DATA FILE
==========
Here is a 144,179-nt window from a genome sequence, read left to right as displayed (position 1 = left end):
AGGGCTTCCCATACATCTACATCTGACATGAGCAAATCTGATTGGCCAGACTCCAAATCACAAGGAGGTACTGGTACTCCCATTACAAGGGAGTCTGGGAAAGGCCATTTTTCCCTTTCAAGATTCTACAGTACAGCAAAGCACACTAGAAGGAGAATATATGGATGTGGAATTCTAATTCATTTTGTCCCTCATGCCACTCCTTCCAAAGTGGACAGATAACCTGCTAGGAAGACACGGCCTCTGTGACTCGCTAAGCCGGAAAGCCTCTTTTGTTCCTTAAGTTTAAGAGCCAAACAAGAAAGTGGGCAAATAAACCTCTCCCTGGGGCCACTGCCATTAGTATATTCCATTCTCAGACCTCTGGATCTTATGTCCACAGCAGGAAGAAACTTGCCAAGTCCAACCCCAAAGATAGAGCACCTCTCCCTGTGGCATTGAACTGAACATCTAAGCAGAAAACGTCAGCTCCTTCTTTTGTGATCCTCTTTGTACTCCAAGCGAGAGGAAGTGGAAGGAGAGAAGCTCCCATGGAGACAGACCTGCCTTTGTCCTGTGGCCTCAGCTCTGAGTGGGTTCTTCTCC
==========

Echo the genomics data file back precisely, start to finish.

Here is a 144,179-nt window from a genome sequence, read left to right as displayed (position 1 = left end):
AGGGCTTCCCATACATCTACATCTGACATGAGCAAATCTGATTGGCCAGACTCCAAATCACAAGGAGGTACTGGTACTCCCATTACAAGGGAGTCTGGGAAAGGCCATTTTTCCCTTTCAAGATTCTACAGTACAGCAAAGCACACTAGAAGGAGAATATATGGATGTGGAATTCTAATTCATTTTGTCCCTCATGCCACTCCTTCCAAAGTGGACAGATAACCTGCTAGGAAGACACGGCCTCTGTGACTCGCTAAGCCGGAAAGCCTCTTTTGTTCCTTAAGTTTAAGAGCCAAACAAGAAAGTGGGCAAATAAACCTCTCCCTGGGGCCACTGCCATTAGTATATTCCATTCTCAGACCTCTGGATCTTATGTCCACAGCAGGAAGAAACTTGCCAAGTCCAACCCCAAAGATAGAGCACCTCTCCCTGTGGCATTGAACTGAACATCTAAGCAGAAAACGTCAGCTCCTTCTTTTGTGATCCTCTTTGTACTCCAAGCGAGAGGAAGTGGAAGGAGAGAAGCTCCCATGGAGACAGACCTGCCTTTGTCCTGTGGCCTCAGCTCTGAGTGGGTTCTTCTCC